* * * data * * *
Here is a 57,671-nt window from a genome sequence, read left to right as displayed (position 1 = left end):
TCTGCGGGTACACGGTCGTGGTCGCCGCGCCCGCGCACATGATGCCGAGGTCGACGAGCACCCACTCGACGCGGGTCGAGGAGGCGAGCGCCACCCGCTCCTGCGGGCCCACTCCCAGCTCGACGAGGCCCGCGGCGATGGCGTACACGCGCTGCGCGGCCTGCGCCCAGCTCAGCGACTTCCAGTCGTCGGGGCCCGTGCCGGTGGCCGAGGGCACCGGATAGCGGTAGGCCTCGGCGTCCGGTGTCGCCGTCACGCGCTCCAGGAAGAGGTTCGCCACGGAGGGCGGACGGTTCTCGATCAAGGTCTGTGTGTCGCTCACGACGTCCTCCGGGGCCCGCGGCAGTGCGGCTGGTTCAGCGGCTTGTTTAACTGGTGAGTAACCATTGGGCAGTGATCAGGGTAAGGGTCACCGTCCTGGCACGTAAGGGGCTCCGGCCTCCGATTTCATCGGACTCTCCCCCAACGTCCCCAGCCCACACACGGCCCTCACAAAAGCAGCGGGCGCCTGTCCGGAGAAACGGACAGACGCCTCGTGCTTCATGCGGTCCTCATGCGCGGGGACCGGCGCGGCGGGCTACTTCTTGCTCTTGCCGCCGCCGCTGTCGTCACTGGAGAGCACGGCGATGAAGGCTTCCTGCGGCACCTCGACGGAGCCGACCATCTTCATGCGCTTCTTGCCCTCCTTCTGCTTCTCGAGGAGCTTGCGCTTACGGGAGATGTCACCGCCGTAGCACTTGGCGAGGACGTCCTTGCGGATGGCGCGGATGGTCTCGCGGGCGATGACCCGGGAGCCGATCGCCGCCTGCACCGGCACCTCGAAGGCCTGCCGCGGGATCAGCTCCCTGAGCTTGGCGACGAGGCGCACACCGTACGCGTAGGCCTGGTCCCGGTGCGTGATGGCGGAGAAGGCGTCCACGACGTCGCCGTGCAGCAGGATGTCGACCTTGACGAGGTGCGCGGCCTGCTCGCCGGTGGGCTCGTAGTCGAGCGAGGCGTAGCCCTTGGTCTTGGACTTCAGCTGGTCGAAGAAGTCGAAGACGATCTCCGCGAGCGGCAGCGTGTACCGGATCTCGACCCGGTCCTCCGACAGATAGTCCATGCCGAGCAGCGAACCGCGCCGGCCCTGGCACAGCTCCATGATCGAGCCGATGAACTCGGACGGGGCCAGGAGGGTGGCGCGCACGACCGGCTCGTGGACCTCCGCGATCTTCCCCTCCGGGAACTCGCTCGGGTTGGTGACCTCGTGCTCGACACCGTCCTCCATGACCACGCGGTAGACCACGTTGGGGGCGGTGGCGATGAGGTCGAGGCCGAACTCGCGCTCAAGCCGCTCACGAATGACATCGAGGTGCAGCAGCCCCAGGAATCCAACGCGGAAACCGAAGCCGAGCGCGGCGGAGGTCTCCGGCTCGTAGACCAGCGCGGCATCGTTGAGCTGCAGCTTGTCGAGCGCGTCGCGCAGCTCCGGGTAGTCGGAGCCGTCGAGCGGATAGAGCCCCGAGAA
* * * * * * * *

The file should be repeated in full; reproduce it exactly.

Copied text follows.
Here is a 57,671-nt window from a genome sequence, read left to right as displayed (position 1 = left end):
TCTGCGGGTACACGGTCGTGGTCGCCGCGCCCGCGCACATGATGCCGAGGTCGACGAGCACCCACTCGACGCGGGTCGAGGAGGCGAGCGCCACCCGCTCCTGCGGGCCCACTCCCAGCTCGACGAGGCCCGCGGCGATGGCGTACACGCGCTGCGCGGCCTGCGCCCAGCTCAGCGACTTCCAGTCGTCGGGGCCCGTGCCGGTGGCCGAGGGCACCGGATAGCGGTAGGCCTCGGCGTCCGGTGTCGCCGTCACGCGCTCCAGGAAGAGGTTCGCCACGGAGGGCGGACGGTTCTCGATCAAGGTCTGTGTGTCGCTCACGACGTCCTCCGGGGCCCGCGGCAGTGCGGCTGGTTCAGCGGCTTGTTTAACTGGTGAGTAACCATTGGGCAGTGATCAGGGTAAGGGTCACCGTCCTGGCACGTAAGGGGCTCCGGCCTCCGATTTCATCGGACTCTCCCCCAACGTCCCCAGCCCACACACGGCCCTCACAAAAGCAGCGGGCGCCTGTCCGGAGAAACGGACAGACGCCTCGTGCTTCATGCGGTCCTCATGCGCGGGGACCGGCGCGGCGGGCTACTTCTTGCTCTTGCCGCCGCCGCTGTCGTCACTGGAGAGCACGGCGATGAAGGCTTCCTGCGGCACCTCGACGGAGCCGACCATCTTCATGCGCTTCTTGCCCTCCTTCTGCTTCTCGAGGAGCTTGCGCTTACGGGAGATGTCACCGCCGTAGCACTTGGCGAGGACGTCCTTGCGGATGGCGCGGATGGTCTCGCGGGCGATGACCCGGGAGCCGATCGCCGCCTGCACCGGCACCTCGAAGGCCTGCCGCGGGATCAGCTCCCTGAGCTTGGCGACGAGGCGCACACCGTACGCGTAGGCCTGGTCCCGGTGCGTGATGGCGGAGAAGGCGTCCACGACGTCGCCGTGCAGCAGGATGTCGACCTTGACGAGGTGCGCGGCCTGCTCGCCGGTGGGCTCGTAGTCGAGCGAGGCGTAGCCCTTGGTCTTGGACTTCAGCTGGTCGAAGAAGTCGAAGACGATCTCCGCGAGCGGCAGCGTGTACCGGATCTCGACCCGGTCCTCCGACAGATAGTCCATGCCGAGCAGCGAACCGCGCCGGCCCTGGCACAGCTCCATGATCGAGCCGATGAACTCGGACGGGGCCAGGAGGGTGGCGCGCACGACCGGCTCGTGGACCTCCGCGATCTTCCCCTCCGGGAACTCGCTCGGGTTGGTGACCTCGTGCTCGACACCGTCCTCCATGACCACGCGGTAGACCACGTTGGGGGCGGTGGCGATGAGGTCGAGGCCGAACTCGCGCTCAAGCCGCTCACGAATGACATCGAGGTGCAGCAGCCCCAGGAATCCAACGCGGAAACCGAAGCCGAGCGCGGCGGAGGTCTCCGGCTCGTAGACCAGCGCGGCATCGTTGAGCTGCAGCTTGTCGAGCGCGTCGCGCAGCTCCGGGTAGTCGGAGCCGTCGAGCGGATAGAGCCCCGAGAA